During the fall months, middle and high school students can participate in the one or two day restoration monitoring project that studies the response of wildlife to forest restoration treatments such as thinning and prescribed burning. Important parts of this program include learning how to make field wildlife observations, developing research techniques, and employing decision making skills to test hypotheses and evaluate forest restoration success.

Education Coordinator Stacy Urich said, “We’ve even got special geology, ecology, and botany programs for teachers. These three-day courses offer opportunities for field observation, laboratory analysis, restoration, and management. Food and lodging are included in the cost of the training, and credit can be received through UNM’s College of Education.”

There are nearly 2,000 interagency Remote Automated Weather Stations (RAWS) strategically located throughout the United States. Looking very much like a miniature “Lunar Lander,” one such station is located on the grounds of the science and education center. Among other things, this station monitors wind speed, air temperature and relative humidity, and transmits collected data, via satellite, to land management agencies for monitoring air quality, rating fire danger, and research applications. This information, updated hourly, can be viewed on the Valles Caldera National Preserve Web site home page ( by clicking on “Current Conditions” or by logging on to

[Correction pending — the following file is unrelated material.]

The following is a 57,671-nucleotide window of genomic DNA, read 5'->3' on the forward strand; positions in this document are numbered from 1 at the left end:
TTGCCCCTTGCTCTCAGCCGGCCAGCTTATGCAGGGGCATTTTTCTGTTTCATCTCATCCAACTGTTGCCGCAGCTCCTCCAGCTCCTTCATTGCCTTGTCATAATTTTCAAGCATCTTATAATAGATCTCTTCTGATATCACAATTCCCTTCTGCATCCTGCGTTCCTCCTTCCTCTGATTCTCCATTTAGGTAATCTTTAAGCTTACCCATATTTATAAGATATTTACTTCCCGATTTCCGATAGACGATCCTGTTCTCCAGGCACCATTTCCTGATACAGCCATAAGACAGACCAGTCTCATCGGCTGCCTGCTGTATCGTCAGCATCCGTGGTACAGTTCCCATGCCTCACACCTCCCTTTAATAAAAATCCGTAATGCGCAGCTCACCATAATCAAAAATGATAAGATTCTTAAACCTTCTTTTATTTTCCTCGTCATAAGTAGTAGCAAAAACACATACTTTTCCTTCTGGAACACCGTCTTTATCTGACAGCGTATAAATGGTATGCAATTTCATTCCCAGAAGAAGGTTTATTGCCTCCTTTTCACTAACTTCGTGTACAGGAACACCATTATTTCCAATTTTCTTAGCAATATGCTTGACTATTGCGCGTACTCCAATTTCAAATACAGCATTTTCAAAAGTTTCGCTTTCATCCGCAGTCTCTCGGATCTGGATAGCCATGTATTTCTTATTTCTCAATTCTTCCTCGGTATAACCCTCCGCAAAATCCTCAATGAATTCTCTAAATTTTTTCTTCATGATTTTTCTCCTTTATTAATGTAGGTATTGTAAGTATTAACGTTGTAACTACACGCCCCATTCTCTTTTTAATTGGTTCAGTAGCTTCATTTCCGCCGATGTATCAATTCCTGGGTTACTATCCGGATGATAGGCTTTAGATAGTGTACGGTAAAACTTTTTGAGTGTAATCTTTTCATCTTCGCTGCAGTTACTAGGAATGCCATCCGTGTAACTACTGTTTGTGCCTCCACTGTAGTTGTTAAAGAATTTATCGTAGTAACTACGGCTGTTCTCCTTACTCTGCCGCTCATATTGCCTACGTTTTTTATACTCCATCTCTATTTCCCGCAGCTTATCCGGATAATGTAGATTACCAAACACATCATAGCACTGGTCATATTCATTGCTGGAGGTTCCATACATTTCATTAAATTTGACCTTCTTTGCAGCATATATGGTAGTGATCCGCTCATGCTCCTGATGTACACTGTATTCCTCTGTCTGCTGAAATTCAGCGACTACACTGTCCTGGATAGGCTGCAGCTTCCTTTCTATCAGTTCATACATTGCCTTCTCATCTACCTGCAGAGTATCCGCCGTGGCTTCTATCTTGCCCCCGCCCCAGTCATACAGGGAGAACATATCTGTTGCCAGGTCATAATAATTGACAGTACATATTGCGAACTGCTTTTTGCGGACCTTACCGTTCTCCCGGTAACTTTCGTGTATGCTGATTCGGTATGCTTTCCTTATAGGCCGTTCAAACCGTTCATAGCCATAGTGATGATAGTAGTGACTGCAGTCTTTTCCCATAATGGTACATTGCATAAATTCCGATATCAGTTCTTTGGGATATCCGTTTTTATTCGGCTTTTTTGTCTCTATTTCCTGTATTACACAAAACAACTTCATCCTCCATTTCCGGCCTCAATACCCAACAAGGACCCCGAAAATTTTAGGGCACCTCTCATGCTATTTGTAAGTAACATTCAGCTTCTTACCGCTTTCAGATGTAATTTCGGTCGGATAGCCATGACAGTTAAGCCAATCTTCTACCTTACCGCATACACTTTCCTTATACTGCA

Throughout the year, the Valles Caldera National Preserve hosts a wide array of other events. Recent programs, designed to get visitors out on the preserve for a day of exploration and discovery, have included archery shoot-outs, mountain bike trail rides, fly-tying clinics, fishing clinics, orienteering programs, star gazing, and a variety of other offerings. So put away those skis, lock up that rifle, lace up some hiking boots, and spend a day… or two… walking around, observing the natural world, finding out how fast falcons fly, checking the weather, and experiencing a sense of solitude that is sure to leave you refreshed and relaxed.

There is something special about the Valles Caldera National Preserve. Dr. Parmenter said, “It’s a dormant volcano, but there’s still a lot of activity up there like hot springs and sulfuric acid springs, and the wildlife is just amazing. Anyone who gets the opportunity should come see it because there’s no other place just like it.”

The main entrance to the preserve is located at mile marker 39 on NM Highway 4, northeast of La Cueva; the science and education center and gift shop are located directly across the road from the Jemez State Monument, north of Jemez Springs on NM Highway 4.

For more information about the preserve and the science and education center, call (505) 629-1417, (866) 382-5537, or log on to